20 Dec 2022

New Dunedin hospital faces cost pressures and delays as beds, services cut

6:18 pm on 20 December 2022
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Photo: newdunedinhospital.nz

Dunedin's planned new hospital continues to be plagued by delays and budget blowouts.

Te Whatu Ora confirmed this afternoon the government had approved another $110 million for the project. But beds had been cut as had operating theatres, imaging services and other aspects of the $1.5 billion build.

Questions had been raised in recent months about whether the project would need to be scaled back due to inflation.

Te Whatu Ora said an increased budget of $200m was needed to deal with cost pressure, but revised plans had cut $90m from that.

The additional funding meant the project would continue with some changes which incorporated design flexibility to increase capacity in the future, Te Whatu Ora's media release, which did not directly address bed cuts, said.

"Due to an increase in costs identified earlier this year, it was necessary to consider whether there was scope to modify the design of the New Dunedin Hospital without impacting on the core objectives of the build," infrastructure and investment chief Jeremy Holman said.

"An increase of $200m was identified as part of a review of the cost of all health infrastructure projects, and therefore we have undertaken a thorough value management exercise.

"The New Dunedin Hospital is currently the largest infrastructure build in New Zealand, which means any increase in costs will be felt exponentially across the build. When developing a publicly funded building project of this size, it is important that we are fiscally responsible while still delivering a fit-for purpose health facility.

The old Cadbury's site

The site for the new Dunedin hospital. Photo: RNZ / Nate McKinnon

"Dunedin hospital clinicians and service designers were consulted on proposed amendments to the plans and were a big part of us reaching the updated design that meant we could save $90 million of the projected $200m escalation.

"We did this by focusing on how we could reduce any impact on key clinical services while considering design efficiencies."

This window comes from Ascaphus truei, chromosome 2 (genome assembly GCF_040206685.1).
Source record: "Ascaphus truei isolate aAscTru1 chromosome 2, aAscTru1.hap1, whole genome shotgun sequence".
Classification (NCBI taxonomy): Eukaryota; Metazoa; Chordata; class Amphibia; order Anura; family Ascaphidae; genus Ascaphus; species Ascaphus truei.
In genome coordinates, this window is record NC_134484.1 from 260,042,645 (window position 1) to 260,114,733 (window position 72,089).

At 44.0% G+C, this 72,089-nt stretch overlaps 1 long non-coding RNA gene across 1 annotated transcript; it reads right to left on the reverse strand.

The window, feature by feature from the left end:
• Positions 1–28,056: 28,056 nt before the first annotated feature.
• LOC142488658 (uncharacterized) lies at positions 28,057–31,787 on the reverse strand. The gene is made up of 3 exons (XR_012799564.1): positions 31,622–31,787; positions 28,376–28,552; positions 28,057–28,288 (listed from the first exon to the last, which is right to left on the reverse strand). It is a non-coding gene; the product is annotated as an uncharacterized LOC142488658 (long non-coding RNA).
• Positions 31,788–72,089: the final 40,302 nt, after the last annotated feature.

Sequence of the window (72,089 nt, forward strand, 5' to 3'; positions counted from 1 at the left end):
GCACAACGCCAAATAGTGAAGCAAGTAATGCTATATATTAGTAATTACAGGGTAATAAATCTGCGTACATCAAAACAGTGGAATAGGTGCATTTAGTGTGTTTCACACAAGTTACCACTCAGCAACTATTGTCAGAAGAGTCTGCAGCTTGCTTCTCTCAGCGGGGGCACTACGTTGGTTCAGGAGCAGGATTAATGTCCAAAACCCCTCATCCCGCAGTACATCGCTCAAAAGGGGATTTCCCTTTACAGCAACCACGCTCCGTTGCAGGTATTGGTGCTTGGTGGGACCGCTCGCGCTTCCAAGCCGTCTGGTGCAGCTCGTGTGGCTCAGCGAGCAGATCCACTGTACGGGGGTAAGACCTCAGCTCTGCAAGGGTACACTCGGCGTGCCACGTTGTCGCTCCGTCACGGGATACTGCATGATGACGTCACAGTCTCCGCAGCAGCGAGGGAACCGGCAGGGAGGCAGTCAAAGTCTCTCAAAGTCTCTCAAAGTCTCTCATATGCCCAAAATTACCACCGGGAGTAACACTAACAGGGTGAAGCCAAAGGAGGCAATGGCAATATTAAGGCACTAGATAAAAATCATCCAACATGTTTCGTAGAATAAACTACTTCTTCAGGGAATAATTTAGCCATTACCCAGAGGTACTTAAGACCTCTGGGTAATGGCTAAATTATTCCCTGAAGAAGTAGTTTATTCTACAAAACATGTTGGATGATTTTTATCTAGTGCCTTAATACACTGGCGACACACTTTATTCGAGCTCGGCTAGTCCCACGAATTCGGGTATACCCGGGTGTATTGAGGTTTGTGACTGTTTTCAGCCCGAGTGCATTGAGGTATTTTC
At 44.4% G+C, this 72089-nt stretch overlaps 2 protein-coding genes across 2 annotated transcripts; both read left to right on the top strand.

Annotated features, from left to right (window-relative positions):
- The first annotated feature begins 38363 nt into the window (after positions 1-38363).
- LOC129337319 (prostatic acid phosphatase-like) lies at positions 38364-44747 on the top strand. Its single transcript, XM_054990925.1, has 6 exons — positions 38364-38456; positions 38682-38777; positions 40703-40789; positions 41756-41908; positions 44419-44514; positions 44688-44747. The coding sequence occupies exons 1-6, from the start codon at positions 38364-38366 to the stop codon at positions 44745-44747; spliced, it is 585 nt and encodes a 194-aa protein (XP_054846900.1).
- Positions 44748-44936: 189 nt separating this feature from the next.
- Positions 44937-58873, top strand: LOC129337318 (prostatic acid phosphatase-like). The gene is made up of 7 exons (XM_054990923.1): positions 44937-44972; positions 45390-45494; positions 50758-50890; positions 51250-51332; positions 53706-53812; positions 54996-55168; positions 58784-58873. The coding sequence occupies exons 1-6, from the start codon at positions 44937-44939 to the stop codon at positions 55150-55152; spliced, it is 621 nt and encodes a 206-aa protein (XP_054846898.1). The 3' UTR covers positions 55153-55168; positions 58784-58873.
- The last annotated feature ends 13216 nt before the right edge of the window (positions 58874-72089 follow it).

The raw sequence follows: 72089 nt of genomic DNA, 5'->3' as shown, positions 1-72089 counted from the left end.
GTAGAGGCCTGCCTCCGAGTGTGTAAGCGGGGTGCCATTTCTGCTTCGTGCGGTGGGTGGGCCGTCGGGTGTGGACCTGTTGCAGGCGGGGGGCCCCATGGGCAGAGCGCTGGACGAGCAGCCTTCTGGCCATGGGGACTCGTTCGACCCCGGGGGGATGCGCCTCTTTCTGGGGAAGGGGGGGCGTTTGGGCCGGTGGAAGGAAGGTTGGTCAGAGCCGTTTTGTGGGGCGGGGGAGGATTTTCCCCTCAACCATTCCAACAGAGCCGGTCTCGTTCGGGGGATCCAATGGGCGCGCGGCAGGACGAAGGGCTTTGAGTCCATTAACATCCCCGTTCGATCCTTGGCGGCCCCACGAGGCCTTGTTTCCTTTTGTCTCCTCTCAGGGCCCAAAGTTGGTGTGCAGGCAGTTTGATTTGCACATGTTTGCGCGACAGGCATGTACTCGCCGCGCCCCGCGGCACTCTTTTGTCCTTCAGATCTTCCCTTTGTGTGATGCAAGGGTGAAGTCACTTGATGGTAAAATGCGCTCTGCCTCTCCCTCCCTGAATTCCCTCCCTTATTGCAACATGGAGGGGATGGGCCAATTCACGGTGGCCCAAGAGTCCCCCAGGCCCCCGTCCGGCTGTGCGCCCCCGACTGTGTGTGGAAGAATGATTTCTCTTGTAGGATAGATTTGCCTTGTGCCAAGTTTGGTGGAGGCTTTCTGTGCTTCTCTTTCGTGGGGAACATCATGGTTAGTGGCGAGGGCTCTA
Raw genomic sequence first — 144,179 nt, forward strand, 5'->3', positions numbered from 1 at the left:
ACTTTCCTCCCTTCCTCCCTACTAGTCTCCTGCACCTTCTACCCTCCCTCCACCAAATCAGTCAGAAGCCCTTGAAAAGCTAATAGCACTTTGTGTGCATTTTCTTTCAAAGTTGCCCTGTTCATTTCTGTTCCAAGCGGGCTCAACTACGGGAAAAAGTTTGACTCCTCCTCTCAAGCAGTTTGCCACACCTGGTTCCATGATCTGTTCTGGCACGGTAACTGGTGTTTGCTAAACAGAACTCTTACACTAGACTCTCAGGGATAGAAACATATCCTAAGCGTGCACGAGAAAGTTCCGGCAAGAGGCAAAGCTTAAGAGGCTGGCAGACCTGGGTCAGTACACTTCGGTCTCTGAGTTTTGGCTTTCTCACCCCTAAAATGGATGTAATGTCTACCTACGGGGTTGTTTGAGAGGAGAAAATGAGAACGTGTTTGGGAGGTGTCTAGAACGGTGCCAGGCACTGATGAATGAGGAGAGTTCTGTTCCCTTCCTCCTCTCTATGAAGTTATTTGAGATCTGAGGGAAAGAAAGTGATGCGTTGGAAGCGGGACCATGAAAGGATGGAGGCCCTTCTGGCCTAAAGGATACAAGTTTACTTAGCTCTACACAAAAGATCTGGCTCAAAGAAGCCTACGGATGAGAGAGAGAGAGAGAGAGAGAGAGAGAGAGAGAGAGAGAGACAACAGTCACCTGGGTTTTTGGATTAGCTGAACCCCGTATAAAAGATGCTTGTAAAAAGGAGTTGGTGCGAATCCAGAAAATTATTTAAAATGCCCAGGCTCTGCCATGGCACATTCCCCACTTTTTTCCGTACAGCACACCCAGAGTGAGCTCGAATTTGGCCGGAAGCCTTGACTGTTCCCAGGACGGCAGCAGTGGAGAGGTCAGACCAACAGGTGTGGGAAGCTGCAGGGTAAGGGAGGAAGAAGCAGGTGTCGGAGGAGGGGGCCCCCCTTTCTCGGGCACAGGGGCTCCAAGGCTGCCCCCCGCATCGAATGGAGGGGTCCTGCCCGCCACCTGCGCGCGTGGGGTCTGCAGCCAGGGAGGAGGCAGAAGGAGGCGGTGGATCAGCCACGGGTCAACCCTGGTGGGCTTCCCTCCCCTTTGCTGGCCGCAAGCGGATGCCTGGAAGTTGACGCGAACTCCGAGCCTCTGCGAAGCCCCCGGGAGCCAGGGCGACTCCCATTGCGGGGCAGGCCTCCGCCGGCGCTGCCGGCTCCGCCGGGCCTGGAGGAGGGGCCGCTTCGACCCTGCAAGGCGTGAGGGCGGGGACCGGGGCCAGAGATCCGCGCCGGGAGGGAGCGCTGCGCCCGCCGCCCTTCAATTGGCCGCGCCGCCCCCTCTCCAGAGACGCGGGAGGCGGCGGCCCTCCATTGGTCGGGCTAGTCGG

But what it meant in real terms was 23 fewer beds than initially signalled, though space would be set aside for 12 more in future.

It also meant 23 operating theatres instead of 28, two MRI instead of three and the PET CT scanner to be installed later.

The Pavilion Building and one link bridge between the inpatients and outpatients buildings were also scrapped.

Labour campaigned in 2017 on getting the rebuild started before the 2020 election - a promise which was not fulfilled - and getting it completed before the 2027 timeframe claimed by the then National-led government.

After taking the reins of power, Labour reiterated that promise.

But now the project was not due to be completed until 2029.

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Dunedin-based National MP Michael Woodhouse says the biggest cost pressure on this project is delay. Photo: RNZ / Dom Thomas

Dunedin-based National MP Michael Woodhouse said the government were letting down the people of the south.

"It's highly cynical for it [today's announcement] to be dumped on the people of the south just five days before Christmas," Woodhouse said.

"This has been a live issue for months and the [Health] Minister [Andrew Little] has spent that time denying there were cuts being contemplated. The minister owns this because he said there would be no cuts to capacity without them going across his desk first and obviously cabinet would have had to approve the extra funding, but it doesn't go anywhere near the needs of the new hospital."

The government was risking further budget blowouts and cuts, Woodhouse said.

"The biggest cost pressure on this project is delay. They have got to get on with this, but most of all they have got to build the hospital that the south deserves."

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